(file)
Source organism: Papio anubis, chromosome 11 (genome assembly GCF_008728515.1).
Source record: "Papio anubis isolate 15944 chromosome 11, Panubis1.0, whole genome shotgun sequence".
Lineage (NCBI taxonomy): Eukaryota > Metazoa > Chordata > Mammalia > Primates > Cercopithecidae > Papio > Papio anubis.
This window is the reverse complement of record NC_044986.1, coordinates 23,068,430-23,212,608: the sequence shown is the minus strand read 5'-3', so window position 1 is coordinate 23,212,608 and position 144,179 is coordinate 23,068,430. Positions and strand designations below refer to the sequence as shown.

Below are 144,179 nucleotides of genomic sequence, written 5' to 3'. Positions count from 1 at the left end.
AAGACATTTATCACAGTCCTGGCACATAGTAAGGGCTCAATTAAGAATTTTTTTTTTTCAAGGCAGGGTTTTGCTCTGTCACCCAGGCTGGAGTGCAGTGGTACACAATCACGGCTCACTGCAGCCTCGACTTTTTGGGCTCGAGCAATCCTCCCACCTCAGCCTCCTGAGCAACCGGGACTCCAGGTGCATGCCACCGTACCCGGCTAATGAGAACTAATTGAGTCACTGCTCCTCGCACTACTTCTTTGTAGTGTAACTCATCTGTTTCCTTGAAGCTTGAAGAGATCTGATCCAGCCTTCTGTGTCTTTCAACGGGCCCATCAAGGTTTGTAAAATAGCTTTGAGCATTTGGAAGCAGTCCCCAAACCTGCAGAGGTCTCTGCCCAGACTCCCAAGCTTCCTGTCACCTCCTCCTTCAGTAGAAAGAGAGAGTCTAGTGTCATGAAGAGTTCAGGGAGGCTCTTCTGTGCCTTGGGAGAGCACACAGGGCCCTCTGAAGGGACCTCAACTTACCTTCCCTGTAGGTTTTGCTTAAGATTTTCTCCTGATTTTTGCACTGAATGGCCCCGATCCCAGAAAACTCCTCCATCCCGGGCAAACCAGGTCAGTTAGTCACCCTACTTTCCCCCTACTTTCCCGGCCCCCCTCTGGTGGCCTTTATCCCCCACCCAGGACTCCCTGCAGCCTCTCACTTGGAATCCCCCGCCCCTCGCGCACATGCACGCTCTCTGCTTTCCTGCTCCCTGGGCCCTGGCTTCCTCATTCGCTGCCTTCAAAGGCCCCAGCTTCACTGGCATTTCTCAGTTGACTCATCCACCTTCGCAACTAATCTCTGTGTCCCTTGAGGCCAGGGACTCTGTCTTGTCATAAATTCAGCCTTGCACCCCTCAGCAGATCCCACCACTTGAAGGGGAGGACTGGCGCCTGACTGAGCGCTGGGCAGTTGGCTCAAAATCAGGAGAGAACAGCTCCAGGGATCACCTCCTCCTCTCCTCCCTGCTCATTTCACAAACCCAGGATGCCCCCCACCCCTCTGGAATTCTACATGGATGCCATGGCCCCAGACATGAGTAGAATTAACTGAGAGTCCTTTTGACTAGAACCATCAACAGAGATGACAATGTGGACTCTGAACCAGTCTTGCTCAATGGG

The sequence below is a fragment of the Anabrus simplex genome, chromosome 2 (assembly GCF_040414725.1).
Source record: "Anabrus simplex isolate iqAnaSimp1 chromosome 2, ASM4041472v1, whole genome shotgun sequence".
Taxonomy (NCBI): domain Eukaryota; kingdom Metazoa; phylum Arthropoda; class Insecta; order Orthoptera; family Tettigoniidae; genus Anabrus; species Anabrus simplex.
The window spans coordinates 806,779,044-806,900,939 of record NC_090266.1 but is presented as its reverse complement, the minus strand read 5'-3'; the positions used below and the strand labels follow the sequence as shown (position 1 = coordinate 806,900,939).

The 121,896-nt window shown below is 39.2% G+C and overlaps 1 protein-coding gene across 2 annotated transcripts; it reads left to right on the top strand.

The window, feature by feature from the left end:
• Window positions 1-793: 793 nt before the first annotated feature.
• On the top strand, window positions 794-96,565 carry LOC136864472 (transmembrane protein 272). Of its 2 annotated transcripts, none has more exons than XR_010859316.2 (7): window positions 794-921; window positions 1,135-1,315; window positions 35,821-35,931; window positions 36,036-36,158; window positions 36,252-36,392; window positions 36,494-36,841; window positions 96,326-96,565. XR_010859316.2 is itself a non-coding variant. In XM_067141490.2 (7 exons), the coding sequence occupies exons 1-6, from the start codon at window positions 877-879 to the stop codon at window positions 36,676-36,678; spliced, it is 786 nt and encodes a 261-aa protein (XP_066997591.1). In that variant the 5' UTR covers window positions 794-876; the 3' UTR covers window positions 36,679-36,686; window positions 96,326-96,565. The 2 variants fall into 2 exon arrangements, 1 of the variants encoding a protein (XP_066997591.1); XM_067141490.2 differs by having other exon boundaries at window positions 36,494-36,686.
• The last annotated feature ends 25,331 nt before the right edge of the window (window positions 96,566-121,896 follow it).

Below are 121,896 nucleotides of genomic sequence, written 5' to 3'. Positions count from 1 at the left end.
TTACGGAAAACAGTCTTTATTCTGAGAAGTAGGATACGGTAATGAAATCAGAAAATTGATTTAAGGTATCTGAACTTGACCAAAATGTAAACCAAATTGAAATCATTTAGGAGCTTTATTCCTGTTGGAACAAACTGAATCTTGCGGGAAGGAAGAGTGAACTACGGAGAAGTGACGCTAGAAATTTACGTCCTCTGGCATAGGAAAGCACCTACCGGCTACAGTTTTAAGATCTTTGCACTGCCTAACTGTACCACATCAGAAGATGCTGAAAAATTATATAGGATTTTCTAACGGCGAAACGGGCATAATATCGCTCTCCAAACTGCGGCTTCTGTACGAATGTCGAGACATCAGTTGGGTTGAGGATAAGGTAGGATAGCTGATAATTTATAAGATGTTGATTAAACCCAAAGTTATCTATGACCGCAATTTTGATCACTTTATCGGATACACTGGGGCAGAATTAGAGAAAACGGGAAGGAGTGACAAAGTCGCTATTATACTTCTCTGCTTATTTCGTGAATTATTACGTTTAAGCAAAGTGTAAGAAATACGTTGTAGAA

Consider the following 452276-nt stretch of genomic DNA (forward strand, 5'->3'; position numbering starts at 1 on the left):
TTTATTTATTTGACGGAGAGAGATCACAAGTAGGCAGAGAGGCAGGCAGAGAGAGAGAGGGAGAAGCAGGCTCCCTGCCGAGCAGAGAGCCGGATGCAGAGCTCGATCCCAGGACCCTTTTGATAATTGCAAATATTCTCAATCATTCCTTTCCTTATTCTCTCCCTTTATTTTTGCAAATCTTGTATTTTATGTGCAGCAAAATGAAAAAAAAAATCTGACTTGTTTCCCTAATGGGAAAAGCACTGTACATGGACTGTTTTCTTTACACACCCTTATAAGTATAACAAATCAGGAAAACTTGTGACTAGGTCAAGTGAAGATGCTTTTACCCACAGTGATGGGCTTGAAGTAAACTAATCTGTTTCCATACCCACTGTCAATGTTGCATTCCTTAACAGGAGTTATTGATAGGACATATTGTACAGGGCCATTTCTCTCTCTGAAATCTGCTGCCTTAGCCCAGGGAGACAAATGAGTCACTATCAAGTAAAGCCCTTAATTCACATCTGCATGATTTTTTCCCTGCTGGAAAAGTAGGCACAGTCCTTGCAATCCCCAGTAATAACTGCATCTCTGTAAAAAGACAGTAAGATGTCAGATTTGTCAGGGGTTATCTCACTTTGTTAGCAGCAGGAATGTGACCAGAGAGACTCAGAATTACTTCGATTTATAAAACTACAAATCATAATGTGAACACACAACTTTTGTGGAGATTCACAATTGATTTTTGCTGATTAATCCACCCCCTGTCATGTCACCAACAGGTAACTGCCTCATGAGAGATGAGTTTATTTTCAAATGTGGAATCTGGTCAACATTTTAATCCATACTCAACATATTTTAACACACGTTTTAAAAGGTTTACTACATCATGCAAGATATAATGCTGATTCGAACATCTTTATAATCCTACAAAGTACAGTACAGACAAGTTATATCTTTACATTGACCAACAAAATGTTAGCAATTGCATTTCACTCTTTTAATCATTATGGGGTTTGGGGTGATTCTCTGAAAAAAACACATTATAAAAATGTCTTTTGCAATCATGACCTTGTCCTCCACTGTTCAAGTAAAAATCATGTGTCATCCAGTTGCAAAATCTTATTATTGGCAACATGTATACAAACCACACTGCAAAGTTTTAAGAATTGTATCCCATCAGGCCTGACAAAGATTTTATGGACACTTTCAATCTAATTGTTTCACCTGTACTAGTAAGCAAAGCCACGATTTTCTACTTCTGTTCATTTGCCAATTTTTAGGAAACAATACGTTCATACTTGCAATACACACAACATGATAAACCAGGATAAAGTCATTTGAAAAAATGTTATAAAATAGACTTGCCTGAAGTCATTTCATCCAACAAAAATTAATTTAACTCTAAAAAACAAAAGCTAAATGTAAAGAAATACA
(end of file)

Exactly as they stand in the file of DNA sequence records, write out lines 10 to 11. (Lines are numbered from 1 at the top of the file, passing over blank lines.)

The window spans coordinates 806,779,044-806,900,939 of record NC_090266.1 but is presented as its reverse complement, the minus strand read 5'-3'; the positions used below and the strand labels follow the sequence as shown (position 1 = coordinate 806,900,939).

The 121,896-nt window shown below is 39.2% G+C and overlaps 1 protein-coding gene across 2 annotated transcripts; it reads left to right on the top strand.